installation, in which three grids of light emitting diodes (LEDs) are
suspended in front of the Whitney. LEDs represent a major step forward
in light technology. For tens of thousands of years, man created light
by burning something: camp fires, torches, candles, even light bulbs
burn up their filaments. LEDs directly transform electrons into
photons.  The grid epitomizes the Digital Revolution, suggesting the
system of coordinates invented by Descartes, which is the basis of
digital image reproduction. LEDs in a grid are an icon of the Digital
Age. Yet Redl claims to avoid content in his grid.  If indeed there is
no content to his work, then it seems likely it is the dimension of
light that accounts for its iconic power, for it looks strongest after
dark when the light defines the work.

Jim Campbell's LED's begin to add the information Redl stripped from his

grid, and the result is astonishing. In each of the three sculptures in
his "Fifth Avenue" series, Campbell places a diffusing surface in front
of his LED grids. By varying the intensity of the LED's over time, their

fluctuating light strikes the diffusers, and creates moving images
before our eyes. In a red blur that merges pointillism and
expressionism, we recognize people moving. His subjects are humans
walking down Fifth Avenue. These sculptures are at once a testament to
the power of digitized images to convey life, and an exploration of the
dimensions of time and space and light.

Ken Feingold endows two automatons with artificial intelligence in
"If/Then." Two identical disembodied heads protrude from a carton filled

with packing material.  The heads carry on a dialog, their silicone lips

move, their glass eyes blink, and they try to make sense of the
situation they find themselves in. And we, in turn, try to make sense of

the situation we find ourselves in: confronting artificial life forms
contending with life. Automatons date back to at least the 18th century,

but artificial intelligence only became practical after the computer
revolution of the 20th century.  On one hand this work is only possible
through multi-dimensional media, on the other hand it goes beyond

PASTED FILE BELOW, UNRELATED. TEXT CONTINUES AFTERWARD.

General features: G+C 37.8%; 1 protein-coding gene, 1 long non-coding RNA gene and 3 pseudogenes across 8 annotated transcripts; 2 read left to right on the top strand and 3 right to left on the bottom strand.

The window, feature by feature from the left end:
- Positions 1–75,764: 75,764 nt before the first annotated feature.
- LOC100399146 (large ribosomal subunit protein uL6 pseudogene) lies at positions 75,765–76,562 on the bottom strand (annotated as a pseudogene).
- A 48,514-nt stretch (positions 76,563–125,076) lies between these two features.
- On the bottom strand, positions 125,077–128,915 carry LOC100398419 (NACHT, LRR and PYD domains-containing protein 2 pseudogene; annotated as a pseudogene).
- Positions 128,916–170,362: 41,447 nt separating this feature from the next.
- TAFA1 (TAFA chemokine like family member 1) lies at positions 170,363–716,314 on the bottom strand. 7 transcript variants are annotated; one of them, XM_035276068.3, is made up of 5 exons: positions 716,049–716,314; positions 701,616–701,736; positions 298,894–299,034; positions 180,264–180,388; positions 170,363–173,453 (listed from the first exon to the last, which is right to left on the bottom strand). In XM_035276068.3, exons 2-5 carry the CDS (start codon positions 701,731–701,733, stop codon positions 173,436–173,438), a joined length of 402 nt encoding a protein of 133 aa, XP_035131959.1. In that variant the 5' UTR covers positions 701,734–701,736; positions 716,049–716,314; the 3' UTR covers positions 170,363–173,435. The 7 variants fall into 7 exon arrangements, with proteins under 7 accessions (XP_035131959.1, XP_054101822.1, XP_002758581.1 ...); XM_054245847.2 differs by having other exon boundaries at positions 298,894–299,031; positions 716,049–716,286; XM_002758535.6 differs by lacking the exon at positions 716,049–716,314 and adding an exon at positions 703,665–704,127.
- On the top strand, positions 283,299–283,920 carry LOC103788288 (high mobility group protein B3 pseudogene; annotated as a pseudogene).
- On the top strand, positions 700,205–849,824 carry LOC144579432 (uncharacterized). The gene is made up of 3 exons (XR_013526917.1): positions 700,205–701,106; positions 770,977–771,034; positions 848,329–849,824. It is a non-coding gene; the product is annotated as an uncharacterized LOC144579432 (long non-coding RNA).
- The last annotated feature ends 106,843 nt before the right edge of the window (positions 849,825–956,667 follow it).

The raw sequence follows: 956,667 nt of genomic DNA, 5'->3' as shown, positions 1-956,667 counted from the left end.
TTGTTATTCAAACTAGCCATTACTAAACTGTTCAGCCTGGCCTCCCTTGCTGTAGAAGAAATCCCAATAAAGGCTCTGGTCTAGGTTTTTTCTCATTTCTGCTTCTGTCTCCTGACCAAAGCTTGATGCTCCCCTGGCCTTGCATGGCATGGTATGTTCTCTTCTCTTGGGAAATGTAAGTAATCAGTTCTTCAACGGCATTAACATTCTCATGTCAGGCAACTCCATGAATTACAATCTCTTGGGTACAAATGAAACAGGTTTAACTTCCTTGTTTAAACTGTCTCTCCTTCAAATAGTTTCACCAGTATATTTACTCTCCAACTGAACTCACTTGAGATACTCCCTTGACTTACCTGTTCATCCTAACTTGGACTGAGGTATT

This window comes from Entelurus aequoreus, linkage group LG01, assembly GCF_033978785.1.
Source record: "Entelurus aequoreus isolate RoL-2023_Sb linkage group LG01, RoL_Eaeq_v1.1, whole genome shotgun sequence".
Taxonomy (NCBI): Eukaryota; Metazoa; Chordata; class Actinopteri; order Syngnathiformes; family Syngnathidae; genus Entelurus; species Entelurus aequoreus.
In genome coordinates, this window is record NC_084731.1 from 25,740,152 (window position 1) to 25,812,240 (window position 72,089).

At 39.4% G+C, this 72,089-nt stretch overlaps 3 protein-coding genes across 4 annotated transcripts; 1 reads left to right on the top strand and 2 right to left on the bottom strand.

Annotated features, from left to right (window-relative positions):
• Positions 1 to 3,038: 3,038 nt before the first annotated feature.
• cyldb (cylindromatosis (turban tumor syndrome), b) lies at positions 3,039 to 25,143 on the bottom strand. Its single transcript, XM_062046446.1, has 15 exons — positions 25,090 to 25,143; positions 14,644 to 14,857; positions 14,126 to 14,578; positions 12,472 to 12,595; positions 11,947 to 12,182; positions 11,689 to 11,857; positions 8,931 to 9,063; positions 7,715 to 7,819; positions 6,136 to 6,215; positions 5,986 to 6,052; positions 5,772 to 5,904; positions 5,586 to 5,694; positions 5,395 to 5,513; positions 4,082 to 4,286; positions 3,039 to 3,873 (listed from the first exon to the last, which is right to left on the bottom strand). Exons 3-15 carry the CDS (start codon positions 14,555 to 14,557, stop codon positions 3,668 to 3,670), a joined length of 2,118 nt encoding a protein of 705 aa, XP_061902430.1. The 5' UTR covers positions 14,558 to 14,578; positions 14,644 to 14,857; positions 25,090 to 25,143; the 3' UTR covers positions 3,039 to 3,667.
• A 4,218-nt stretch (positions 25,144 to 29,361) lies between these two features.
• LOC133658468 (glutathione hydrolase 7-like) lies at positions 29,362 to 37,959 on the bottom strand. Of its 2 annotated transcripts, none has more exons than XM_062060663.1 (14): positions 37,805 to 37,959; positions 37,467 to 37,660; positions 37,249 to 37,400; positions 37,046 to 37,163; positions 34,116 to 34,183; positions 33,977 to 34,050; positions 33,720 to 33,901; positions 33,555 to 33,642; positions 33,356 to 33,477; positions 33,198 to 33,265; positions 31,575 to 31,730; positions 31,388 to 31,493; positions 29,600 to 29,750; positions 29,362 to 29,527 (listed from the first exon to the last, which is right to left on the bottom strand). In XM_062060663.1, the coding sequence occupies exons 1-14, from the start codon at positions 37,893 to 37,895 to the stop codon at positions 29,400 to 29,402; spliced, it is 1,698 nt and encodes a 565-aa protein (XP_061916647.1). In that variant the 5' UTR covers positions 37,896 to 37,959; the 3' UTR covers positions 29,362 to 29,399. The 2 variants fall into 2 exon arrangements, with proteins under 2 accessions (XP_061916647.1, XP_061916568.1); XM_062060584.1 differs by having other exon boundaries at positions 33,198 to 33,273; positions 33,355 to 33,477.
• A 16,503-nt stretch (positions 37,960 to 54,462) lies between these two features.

multi-dimensional sculpture, raising the issue of life-forms as media.

Tim Hawkinson also gives us an animated head. A larger than life face is

created by collage and mounted in a frame. Each element of the collage
is motorized, from the eyes, eyebrows, eyelids, to the elements of the
nostrils, to the segments of the lips. The elements of the collage move,

seemingly randomly, producing the effect of distorted grimaces. We see
the entire mechanism animating the head: Photosensors attached to a TV
monitor respond to images on the screen. When a light area on the screen

triggers a photosensor, it causes a motor to turn which drives one of
the features of the face. The random flow of images drives the face into

continuous distortions. It's titled, "Emoter." Is this a metaphor for
the artist's heightened sensitivity to the images the media (represented

by the TV monitor) use to trigger our responses? We are left to ponder
the metaphor this sculpture suggests for an era in which we are all
occasionally moved by multi-dimensional media. Meanwhile, the owner of
piece will need a full time mechanic to maintain it because it is so
wondrously mechanically complex.

Forcefield is a collective that has worked together to create a dark
installation which strikes me as a psychedelic fun house. Standing in a
semi-circle are life sized figures which are shamanistic in appearance,
albeit by shamans of a psychedelic cult. Yet the work goes beyond